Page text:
The effect of perceptual load on attention-induced motion blindness: The efficiency of selective inhibition

Julia Louise Hay, Maarten Valentijn Milders, Arash Sahraie, M. Niedeggen

Research output: Contribution to journalArticle

10 Citations (Scopus)

Abstract

Recent visual marking studies have shown that the carry-over of distractor inhibition can impair the ability of singletons to capture attention if the singleton and distractors share features. The current study extends this finding to first-order motion targets and distractors, clearly separated in time by a visual cue (the letter X). Target motion discrimination was significantly impaired, a result attributed to the carry-over of distractur inhibition. Increasing the difficulty of cue detection increased the motion target impairment, as distractor inhibition is thought to increase under demanding (high load) conditions in order to maximize selection efficiency. The apparent conflict with studies reporting reduced distractor inhibition under high load conditions was resolved by distinguishing between the effects of "cognitive" and "perceptual" load.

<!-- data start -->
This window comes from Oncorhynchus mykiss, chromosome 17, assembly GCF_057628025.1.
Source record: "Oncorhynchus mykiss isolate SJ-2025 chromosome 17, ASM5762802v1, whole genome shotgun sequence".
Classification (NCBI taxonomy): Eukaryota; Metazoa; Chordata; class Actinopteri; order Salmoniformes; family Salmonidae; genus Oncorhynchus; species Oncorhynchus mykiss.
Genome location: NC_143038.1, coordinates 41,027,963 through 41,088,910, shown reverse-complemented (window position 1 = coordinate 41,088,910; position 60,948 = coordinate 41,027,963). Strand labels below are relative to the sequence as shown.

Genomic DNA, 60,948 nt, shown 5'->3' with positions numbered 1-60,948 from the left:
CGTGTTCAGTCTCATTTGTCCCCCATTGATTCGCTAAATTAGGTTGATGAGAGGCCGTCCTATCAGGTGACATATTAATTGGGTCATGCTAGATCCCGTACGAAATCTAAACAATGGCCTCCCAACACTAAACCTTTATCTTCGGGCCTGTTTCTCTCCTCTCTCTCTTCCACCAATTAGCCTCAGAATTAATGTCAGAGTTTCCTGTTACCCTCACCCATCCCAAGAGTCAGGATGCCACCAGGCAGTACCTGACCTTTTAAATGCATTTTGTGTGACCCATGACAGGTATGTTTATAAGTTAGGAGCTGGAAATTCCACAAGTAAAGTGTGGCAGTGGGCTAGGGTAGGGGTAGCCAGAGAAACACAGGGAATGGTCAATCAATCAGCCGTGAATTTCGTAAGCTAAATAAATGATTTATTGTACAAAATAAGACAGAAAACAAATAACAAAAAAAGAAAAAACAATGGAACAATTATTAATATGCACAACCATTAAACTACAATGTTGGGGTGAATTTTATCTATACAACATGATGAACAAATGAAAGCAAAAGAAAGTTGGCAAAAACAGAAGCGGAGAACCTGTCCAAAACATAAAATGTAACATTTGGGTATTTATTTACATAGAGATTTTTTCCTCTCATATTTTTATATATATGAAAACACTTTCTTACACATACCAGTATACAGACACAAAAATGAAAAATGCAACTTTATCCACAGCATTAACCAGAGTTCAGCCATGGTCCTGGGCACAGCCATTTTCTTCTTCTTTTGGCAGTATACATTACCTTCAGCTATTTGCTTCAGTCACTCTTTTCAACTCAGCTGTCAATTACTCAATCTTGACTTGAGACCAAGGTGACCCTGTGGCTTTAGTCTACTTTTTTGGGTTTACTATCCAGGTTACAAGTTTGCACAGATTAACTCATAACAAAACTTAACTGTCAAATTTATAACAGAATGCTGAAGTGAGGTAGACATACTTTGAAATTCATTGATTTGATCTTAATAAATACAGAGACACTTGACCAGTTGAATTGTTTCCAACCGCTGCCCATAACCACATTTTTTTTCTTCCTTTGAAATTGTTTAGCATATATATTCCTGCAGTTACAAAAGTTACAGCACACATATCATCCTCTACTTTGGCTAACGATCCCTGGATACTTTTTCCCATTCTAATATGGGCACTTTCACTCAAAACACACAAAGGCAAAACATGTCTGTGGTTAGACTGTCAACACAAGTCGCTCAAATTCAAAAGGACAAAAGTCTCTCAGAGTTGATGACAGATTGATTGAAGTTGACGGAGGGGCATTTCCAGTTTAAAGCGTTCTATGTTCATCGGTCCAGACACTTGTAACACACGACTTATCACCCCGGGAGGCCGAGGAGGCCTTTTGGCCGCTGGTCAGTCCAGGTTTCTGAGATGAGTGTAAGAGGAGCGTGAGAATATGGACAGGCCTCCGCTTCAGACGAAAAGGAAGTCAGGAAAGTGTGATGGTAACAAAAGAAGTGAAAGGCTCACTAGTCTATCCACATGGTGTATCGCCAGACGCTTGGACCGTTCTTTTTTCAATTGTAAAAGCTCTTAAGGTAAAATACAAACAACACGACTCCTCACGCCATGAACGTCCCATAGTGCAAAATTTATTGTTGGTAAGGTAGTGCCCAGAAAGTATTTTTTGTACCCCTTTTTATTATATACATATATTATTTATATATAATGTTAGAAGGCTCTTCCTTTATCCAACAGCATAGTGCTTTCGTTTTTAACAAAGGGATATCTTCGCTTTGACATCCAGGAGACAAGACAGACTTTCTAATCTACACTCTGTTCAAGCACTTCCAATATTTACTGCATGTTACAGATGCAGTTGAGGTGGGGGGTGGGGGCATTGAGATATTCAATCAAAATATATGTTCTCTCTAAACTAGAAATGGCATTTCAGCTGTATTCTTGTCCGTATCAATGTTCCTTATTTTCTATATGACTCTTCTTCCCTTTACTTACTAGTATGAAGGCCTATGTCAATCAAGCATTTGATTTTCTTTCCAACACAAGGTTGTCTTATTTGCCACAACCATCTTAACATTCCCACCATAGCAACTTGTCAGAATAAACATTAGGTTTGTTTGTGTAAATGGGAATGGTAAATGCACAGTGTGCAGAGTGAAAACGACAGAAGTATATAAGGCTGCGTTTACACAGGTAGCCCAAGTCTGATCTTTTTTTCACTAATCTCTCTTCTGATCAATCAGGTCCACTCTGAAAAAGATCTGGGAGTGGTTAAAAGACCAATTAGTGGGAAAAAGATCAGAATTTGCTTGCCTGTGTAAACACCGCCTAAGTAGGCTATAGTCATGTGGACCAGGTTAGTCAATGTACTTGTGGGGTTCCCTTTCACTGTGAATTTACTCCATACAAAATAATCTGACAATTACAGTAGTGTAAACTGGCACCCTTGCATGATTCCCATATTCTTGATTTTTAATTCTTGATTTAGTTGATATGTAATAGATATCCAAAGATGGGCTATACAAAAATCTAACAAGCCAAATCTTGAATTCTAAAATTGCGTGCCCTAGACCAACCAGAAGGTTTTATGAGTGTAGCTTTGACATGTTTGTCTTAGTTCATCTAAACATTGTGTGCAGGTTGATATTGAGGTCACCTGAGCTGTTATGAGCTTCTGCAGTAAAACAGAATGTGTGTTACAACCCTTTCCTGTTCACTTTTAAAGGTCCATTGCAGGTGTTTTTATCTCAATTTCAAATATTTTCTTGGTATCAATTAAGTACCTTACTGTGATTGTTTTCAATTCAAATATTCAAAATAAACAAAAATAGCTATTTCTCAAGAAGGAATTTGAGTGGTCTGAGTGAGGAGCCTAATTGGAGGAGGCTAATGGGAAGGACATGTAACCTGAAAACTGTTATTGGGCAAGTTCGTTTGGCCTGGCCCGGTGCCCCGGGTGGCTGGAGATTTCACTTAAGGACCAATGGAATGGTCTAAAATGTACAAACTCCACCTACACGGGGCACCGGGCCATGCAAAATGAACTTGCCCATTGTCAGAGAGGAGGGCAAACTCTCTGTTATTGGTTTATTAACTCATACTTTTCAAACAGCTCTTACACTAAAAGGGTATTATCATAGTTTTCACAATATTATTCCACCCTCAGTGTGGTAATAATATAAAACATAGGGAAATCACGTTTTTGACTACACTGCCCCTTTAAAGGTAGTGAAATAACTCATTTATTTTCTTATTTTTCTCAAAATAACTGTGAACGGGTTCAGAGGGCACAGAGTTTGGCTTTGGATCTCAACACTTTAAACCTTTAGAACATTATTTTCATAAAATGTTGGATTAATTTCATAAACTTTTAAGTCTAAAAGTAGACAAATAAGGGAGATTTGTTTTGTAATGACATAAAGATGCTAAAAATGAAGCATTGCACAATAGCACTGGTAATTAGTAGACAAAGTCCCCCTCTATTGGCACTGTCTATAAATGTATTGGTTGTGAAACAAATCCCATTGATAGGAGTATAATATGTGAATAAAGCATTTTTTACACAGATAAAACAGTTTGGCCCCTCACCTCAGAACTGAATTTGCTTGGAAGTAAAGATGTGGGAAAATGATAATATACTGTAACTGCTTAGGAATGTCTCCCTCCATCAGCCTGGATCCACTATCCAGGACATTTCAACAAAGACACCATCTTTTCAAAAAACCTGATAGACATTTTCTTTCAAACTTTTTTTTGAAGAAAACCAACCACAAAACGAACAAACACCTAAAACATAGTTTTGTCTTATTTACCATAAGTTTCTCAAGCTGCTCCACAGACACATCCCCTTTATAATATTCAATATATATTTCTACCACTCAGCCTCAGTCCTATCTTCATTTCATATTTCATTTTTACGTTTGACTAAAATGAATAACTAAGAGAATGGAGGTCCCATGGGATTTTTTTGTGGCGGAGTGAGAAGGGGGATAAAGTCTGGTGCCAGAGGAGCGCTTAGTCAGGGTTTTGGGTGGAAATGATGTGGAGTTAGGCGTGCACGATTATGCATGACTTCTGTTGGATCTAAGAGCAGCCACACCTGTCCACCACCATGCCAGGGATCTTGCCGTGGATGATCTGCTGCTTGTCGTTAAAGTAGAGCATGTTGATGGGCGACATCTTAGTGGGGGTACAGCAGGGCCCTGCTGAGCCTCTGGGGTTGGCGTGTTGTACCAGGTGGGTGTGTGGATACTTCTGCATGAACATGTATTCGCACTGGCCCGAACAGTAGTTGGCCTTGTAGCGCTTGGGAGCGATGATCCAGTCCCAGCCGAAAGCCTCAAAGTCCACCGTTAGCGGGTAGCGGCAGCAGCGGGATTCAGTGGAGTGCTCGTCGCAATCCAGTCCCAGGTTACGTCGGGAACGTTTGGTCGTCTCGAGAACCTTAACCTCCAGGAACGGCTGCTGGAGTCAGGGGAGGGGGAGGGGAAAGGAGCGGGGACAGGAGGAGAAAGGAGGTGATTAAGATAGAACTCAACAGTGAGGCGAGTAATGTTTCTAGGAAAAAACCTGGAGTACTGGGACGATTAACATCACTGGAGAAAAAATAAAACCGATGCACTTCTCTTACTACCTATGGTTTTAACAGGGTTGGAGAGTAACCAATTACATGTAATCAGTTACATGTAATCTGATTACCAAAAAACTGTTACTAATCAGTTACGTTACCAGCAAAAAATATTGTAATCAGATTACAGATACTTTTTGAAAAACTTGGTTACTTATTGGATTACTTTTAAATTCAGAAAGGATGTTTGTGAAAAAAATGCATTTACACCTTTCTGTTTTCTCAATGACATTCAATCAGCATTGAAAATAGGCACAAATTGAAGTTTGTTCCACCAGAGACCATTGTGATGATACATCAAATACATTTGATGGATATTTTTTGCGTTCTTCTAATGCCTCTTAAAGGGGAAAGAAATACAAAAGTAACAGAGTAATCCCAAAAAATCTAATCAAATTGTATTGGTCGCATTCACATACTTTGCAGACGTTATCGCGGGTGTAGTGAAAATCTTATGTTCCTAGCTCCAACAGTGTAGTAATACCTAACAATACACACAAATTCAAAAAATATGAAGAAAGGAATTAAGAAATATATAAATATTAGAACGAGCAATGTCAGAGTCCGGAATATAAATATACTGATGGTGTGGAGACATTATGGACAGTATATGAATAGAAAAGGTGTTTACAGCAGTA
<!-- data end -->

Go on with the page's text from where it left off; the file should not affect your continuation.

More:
Original languageEnglish
Pages (from-to)885-907
Number of pages22
JournalJournal of Experimental Psychology: Human Perception and Performance
Volume32
Issue number4
DOIs
Publication statusPublished - Aug 2006

Keywords

  • inhibition
  • perceptual load
  • visual marking
  • motion
  • visual amrking
  • top-down
  • preview search
  • capture
  • cortex
  • blink
  • modulation
  • dimension
  • objects
  • vision

Cite this

The effect of perceptual load on attention-induced motion blindness : The efficiency of selective inhibition. / Hay, Julia Louise; Milders, Maarten Valentijn; Sahraie, Arash; Niedeggen, M.

In: Journal of Experimental Psychology: Human Perception and Performance, Vol. 32, No. 4, 08.2006, p. 885-907.

Research output: Contribution to journalArticle

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